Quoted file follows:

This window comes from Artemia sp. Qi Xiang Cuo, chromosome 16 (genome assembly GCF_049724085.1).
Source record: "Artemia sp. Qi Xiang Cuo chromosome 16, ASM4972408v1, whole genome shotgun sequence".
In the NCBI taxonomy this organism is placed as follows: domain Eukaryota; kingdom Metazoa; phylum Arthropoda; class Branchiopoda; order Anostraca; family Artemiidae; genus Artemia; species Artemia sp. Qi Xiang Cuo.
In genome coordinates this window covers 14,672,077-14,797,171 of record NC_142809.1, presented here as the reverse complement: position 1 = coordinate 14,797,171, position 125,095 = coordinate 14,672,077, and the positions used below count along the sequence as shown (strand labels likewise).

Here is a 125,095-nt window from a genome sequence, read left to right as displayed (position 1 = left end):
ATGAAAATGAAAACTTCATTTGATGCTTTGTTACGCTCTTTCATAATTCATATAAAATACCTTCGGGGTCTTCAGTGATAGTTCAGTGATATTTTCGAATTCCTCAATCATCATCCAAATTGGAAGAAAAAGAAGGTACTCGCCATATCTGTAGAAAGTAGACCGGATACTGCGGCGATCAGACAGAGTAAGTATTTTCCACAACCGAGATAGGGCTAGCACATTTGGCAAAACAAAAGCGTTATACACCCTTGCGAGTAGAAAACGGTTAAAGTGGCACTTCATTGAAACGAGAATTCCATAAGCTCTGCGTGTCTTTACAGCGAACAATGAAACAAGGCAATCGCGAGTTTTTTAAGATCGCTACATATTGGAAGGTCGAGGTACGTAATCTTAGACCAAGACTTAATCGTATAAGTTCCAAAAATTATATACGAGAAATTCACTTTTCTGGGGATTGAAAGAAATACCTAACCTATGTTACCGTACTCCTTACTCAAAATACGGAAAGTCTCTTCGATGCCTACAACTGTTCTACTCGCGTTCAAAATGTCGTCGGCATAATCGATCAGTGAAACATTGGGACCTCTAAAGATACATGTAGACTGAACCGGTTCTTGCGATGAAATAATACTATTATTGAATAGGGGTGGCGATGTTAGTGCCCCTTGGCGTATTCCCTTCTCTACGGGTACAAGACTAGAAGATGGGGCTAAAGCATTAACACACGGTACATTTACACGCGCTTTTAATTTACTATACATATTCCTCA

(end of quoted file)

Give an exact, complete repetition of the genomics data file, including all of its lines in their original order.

This window comes from Artemia sp. Qi Xiang Cuo, chromosome 16 (genome assembly GCF_049724085.1).
Source record: "Artemia sp. Qi Xiang Cuo chromosome 16, ASM4972408v1, whole genome shotgun sequence".
In the NCBI taxonomy this organism is placed as follows: domain Eukaryota; kingdom Metazoa; phylum Arthropoda; class Branchiopoda; order Anostraca; family Artemiidae; genus Artemia; species Artemia sp. Qi Xiang Cuo.
In genome coordinates this window covers 14,672,077-14,797,171 of record NC_142809.1, presented here as the reverse complement: position 1 = coordinate 14,797,171, position 125,095 = coordinate 14,672,077, and the positions used below count along the sequence as shown (strand labels likewise).

Here is a 125,095-nt window from a genome sequence, read left to right as displayed (position 1 = left end):
ATGAAAATGAAAACTTCATTTGATGCTTTGTTACGCTCTTTCATAATTCATATAAAATACCTTCGGGGTCTTCAGTGATAGTTCAGTGATATTTTCGAATTCCTCAATCATCATCCAAATTGGAAGAAAAAGAAGGTACTCGCCATATCTGTAGAAAGTAGACCGGATACTGCGGCGATCAGACAGAGTAAGTATTTTCCACAACCGAGATAGGGCTAGCACATTTGGCAAAACAAAAGCGTTATACACCCTTGCGAGTAGAAAACGGTTAAAGTGGCACTTCATTGAAACGAGAATTCCATAAGCTCTGCGTGTCTTTACAGCGAACAATGAAACAAGGCAATCGCGAGTTTTTTAAGATCGCTACATATTGGAAGGTCGAGGTACGTAATCTTAGACCAAGACTTAATCGTATAAGTTCCAAAAATTATATACGAGAAATTCACTTTTCTGGGGATTGAAAGAAATACCTAACCTATGTTACCGTACTCCTTACTCAAAATACGGAAAGTCTCTTCGATGCCTACAACTGTTCTACTCGCGTTCAAAATGTCGTCGGCATAATCGATCAGTGAAACATTGGGACCTCTAAAGATACATGTAGACTGAACCGGTTCTTGCGATGAAATAATACTATTATTGAATAGGGGTGGCGATGTTAGTGCCCCTTGGCGTATTCCCTTCTCTACGGGTACAAGACTAGAAGATGGGGCTAAAGCATTAACACACGGTACATTTACACGCGCTTTTAATTTACTATACATATTCCTCA